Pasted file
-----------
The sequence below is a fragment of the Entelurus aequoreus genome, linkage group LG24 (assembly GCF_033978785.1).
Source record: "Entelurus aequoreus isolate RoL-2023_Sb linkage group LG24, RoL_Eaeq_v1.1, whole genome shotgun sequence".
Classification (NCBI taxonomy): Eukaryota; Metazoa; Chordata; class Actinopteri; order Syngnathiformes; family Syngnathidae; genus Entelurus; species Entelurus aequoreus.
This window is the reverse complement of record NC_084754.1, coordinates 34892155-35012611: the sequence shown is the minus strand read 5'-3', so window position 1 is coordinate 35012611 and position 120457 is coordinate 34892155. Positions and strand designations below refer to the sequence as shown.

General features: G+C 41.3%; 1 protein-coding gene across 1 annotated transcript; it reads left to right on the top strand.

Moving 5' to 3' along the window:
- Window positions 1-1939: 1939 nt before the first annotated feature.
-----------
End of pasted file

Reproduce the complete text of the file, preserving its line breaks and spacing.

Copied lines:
The sequence below is a fragment of the Entelurus aequoreus genome, linkage group LG24 (assembly GCF_033978785.1).
Source record: "Entelurus aequoreus isolate RoL-2023_Sb linkage group LG24, RoL_Eaeq_v1.1, whole genome shotgun sequence".
Classification (NCBI taxonomy): Eukaryota; Metazoa; Chordata; class Actinopteri; order Syngnathiformes; family Syngnathidae; genus Entelurus; species Entelurus aequoreus.
This window is the reverse complement of record NC_084754.1, coordinates 34892155-35012611: the sequence shown is the minus strand read 5'-3', so window position 1 is coordinate 35012611 and position 120457 is coordinate 34892155. Positions and strand designations below refer to the sequence as shown.

General features: G+C 41.3%; 1 protein-coding gene across 1 annotated transcript; it reads left to right on the top strand.

Moving 5' to 3' along the window:
- Window positions 1-1939: 1939 nt before the first annotated feature.